• Distribution and extent of High Nature Value farmland in the Republic of Ireland (tetrad scale)

      Matin, Shafique; Sullivan, C. A.; Finn, John A.; O'hUallacháin, Daire; Green, Stuart; Meredith, David; Moran, James (2019-05-06)
      High Nature Value (HNV) farmland is extensively managed farmland that has high biodiversity. This farmland is important for the conservation of semi-natural habitats and the plants and animals linked with them. Supporting this type of farmland will ensure high levels of farmland biodiversity, vibrant rural communities, high water, air and soil quality and resistance to flooding among other things. To map the likely distribution of HNV farmland in the Republic of Ireland (ROI) we used five indicators adapted for the Irish context and weighted based on expert knowledge and literature. The indicators used are: semi-natural habitat cover (CORINE land cover), stocking density (Land parcel information system), hedgerow/scrub cover (Teagasc), river and stream density (OSI), and soil diversity (Teagasc). Indicator data sets were included in a weighted sum model that combined raster indicator inputs, representing relative weights and the output HNV farmland had a tetrad-scale (2 km × 2 km) spatial resolution.
    • Predicted distribution of High Nature Value farmland in the Republic of Ireland

      Matin, Shafique; Sullivan, C. A.; O'hUallacháin, Daire; Meredith, David; Moran, J.; Finn, John A.; Green, Stuart; Department of Agriculture, Food and the Marine; 11/S/108 (Taylor & Francis, 2016-08-31)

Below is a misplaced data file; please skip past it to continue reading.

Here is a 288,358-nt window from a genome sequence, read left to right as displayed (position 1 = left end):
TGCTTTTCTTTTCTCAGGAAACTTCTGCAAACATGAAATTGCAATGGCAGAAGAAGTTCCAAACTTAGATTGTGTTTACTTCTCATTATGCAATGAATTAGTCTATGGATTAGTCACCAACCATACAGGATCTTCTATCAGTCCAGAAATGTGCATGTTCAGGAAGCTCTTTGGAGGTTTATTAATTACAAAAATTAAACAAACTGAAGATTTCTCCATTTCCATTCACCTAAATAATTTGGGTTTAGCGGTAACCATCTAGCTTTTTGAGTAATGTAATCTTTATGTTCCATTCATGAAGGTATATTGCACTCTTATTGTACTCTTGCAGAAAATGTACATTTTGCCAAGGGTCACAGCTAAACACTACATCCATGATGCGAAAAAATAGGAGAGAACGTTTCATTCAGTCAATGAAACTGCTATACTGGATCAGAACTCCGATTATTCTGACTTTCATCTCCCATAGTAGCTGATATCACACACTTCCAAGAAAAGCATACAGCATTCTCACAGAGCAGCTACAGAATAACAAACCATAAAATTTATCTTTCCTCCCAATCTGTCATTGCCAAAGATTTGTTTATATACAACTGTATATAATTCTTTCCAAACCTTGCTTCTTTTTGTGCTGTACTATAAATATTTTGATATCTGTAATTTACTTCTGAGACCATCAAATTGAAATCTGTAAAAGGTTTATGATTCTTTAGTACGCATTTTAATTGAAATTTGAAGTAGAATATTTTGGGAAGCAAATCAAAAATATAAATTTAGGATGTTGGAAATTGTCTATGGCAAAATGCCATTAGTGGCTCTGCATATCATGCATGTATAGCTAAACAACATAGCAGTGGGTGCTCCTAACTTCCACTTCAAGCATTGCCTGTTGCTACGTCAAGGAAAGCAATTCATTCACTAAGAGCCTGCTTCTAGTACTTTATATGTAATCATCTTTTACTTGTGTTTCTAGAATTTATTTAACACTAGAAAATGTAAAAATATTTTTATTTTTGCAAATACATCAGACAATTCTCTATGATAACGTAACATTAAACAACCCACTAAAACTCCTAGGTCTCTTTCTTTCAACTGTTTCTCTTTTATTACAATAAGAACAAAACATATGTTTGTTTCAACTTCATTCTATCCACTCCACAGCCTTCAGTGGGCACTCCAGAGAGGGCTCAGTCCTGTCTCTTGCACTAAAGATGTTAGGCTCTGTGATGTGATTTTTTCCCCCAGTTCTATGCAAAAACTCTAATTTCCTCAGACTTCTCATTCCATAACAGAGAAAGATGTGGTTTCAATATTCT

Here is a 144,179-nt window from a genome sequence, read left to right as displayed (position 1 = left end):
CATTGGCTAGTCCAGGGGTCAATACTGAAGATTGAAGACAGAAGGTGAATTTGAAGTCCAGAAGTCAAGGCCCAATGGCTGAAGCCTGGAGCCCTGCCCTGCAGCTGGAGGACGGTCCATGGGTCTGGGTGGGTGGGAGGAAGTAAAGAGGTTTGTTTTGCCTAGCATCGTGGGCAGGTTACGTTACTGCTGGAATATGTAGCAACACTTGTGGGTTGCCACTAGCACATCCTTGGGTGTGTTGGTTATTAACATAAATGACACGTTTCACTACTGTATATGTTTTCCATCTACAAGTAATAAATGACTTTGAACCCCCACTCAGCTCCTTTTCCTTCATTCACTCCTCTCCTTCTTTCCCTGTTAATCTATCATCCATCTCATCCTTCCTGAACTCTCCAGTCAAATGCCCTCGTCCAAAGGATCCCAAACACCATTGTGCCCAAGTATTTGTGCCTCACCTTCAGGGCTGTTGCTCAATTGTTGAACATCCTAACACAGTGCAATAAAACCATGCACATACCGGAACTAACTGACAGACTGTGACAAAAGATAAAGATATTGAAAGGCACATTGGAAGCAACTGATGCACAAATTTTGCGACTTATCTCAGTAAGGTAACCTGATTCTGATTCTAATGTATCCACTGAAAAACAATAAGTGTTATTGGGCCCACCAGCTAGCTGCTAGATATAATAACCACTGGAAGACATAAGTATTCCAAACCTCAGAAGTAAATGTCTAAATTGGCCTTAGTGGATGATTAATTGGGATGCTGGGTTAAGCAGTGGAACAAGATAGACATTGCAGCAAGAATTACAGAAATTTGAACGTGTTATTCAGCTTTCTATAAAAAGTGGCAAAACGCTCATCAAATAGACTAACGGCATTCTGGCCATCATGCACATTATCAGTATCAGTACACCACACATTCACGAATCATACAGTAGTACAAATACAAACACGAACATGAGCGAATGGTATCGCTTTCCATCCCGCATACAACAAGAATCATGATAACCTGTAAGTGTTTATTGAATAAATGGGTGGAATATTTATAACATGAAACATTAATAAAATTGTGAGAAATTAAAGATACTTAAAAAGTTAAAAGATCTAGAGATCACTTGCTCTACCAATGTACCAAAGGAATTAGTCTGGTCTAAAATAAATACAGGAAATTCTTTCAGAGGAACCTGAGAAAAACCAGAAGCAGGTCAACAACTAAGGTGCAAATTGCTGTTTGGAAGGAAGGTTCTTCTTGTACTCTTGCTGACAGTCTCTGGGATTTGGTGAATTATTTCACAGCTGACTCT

High Nature Value (HNV) farmland is typically characterised by low-intensity farming associated with high biodiversity and species of conservation concern. Mapping the occurrence and distribution of such farmland are useful for appropriate targeting of conservation measures and supporting associated rural communities. We mapped the likely distribution of HNV farmland in the Republic of Ireland using a linear regression model incorporating established European indicators, adapted for Ireland and weightings based on expert opinion. The indicators used were semi-natural habitat cover, stocking density, hedgerow density, river and stream density and soil diversity, with highest weightings placed on the first two indicators (40% and 30%, respectively). The map provides information on the likely occurrence and distribution of HNV farmland in each electoral division as a reference point for future monitoring of the distribution of HNV farmland in the Republic of Ireland in order to assist with planning and policy development for the rural environment.